Pixel art and 8 bit graphics are all the rage those days, so while I clearly remember the block graphics, the colours in my memory were less saturated. The fact that I was using a crappy monitor is probably one explanation. After looking around on the web, I found a very informative page by Philip Timmermann “Pepto” that explains how the Vic II chip was producing colours and his resulting palette is quite dark, and seem somehow to match my memory better. As I wanted to play around with that palette, I wrote a quick python script that reads a
CSV file and outputs a Photoshop Palette. I found the explanations on the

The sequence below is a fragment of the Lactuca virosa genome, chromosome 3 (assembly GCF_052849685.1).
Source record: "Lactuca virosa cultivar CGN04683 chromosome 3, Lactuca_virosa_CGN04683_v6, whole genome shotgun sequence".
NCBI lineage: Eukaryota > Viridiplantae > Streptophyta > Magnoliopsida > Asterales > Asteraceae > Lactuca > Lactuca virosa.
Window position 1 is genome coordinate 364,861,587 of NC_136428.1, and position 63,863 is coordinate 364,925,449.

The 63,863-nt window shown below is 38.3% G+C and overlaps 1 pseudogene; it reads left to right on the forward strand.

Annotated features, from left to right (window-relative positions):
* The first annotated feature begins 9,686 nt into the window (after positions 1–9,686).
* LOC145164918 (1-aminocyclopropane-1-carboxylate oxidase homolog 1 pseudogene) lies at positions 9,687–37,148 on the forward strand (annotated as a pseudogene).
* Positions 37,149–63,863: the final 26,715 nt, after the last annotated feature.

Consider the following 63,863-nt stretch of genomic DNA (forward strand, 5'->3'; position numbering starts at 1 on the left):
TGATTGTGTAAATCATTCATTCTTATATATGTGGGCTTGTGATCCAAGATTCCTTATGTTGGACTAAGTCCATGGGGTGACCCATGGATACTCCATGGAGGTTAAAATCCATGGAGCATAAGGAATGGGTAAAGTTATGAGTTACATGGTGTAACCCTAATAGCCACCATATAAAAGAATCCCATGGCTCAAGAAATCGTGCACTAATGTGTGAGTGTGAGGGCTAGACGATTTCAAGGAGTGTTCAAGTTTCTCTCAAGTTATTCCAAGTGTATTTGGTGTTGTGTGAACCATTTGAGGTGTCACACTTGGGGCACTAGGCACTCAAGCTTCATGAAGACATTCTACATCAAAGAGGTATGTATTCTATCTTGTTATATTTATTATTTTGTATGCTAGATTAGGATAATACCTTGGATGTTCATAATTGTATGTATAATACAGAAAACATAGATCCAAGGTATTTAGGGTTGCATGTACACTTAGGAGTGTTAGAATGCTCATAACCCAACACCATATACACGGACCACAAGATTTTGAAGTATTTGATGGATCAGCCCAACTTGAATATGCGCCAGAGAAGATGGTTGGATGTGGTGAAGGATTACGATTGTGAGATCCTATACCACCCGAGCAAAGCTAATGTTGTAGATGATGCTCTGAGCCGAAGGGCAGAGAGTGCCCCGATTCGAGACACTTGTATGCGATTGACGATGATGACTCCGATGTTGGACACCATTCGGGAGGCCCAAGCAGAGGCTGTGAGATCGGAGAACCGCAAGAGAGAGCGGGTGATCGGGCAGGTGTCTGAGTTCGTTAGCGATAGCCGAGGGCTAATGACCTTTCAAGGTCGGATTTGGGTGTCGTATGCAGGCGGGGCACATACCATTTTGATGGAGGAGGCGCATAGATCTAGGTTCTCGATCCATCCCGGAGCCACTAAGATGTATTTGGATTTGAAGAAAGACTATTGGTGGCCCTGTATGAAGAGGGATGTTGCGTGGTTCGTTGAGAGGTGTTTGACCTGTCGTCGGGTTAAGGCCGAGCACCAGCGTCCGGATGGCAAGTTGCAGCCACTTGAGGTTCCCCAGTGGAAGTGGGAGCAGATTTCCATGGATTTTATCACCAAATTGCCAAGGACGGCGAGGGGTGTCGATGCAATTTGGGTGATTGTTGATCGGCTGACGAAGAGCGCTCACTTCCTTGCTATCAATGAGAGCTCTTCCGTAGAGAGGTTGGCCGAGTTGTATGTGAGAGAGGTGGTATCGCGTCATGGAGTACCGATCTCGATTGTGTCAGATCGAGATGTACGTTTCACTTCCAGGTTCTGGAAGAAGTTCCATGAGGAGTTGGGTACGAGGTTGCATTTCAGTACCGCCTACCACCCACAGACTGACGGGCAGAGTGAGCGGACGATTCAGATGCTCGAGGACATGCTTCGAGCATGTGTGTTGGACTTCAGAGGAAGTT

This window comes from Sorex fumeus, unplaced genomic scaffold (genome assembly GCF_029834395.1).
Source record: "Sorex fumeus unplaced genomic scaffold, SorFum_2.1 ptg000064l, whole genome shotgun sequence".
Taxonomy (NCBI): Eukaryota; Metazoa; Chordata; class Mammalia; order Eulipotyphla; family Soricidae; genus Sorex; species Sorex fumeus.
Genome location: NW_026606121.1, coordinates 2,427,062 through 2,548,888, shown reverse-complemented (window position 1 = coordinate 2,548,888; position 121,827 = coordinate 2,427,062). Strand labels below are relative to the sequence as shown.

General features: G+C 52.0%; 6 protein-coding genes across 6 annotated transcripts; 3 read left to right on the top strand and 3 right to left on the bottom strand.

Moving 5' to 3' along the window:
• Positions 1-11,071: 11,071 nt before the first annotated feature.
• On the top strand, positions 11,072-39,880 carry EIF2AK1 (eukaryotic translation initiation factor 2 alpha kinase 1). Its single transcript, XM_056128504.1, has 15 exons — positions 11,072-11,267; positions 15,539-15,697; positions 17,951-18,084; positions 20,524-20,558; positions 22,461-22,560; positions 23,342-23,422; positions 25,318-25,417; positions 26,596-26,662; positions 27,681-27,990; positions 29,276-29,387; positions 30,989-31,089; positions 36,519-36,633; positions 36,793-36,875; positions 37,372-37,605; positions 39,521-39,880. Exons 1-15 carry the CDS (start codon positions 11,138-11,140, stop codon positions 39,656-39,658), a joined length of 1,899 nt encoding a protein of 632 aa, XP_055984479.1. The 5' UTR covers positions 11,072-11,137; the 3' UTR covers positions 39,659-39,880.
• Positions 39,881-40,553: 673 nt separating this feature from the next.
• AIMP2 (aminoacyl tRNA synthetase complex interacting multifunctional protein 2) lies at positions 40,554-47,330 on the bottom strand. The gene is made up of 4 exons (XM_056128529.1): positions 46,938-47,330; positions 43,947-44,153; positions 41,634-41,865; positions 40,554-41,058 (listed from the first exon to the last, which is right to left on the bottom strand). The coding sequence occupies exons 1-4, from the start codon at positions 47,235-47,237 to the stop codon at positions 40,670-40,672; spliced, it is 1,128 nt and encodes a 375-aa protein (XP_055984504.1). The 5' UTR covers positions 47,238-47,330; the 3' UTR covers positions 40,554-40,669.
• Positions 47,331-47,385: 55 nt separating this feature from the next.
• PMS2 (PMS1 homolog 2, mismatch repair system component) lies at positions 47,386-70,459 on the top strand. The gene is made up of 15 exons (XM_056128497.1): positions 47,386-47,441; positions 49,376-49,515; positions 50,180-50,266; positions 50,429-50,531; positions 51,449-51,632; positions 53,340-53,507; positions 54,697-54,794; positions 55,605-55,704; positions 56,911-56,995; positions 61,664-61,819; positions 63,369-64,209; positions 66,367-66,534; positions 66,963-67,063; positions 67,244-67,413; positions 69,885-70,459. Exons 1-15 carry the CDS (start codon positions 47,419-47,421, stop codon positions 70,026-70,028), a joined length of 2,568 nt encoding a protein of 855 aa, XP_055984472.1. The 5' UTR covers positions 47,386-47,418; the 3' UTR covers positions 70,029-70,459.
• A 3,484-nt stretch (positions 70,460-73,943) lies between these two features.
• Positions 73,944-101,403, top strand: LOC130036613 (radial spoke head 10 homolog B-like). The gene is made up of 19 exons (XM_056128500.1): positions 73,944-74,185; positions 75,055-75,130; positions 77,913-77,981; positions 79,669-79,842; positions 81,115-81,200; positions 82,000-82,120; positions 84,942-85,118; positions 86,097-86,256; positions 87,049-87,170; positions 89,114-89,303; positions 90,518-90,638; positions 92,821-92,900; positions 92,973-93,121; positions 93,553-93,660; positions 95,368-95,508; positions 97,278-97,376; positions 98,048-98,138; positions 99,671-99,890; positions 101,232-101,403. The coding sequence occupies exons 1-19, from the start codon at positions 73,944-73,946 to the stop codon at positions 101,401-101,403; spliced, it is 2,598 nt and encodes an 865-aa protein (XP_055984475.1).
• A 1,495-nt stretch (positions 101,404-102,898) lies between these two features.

ACO file format on this page.
|light red||dark grey|
|light blue||light grey|
Interestingly, the resulting colour palette seems quite close to the hues of the theme I’m currently using on this blog (a modified version of japan-style), is there some influence at play? You can see a fragment of the banner image rendered using the Vic II’s palette in the top right part of the page. The size of the image corresponds to the full screen on a Commodore 64 in multi-colour mode: 200 × 160 pixels. The actual palette is in the table on the right (the font comes from style64.org).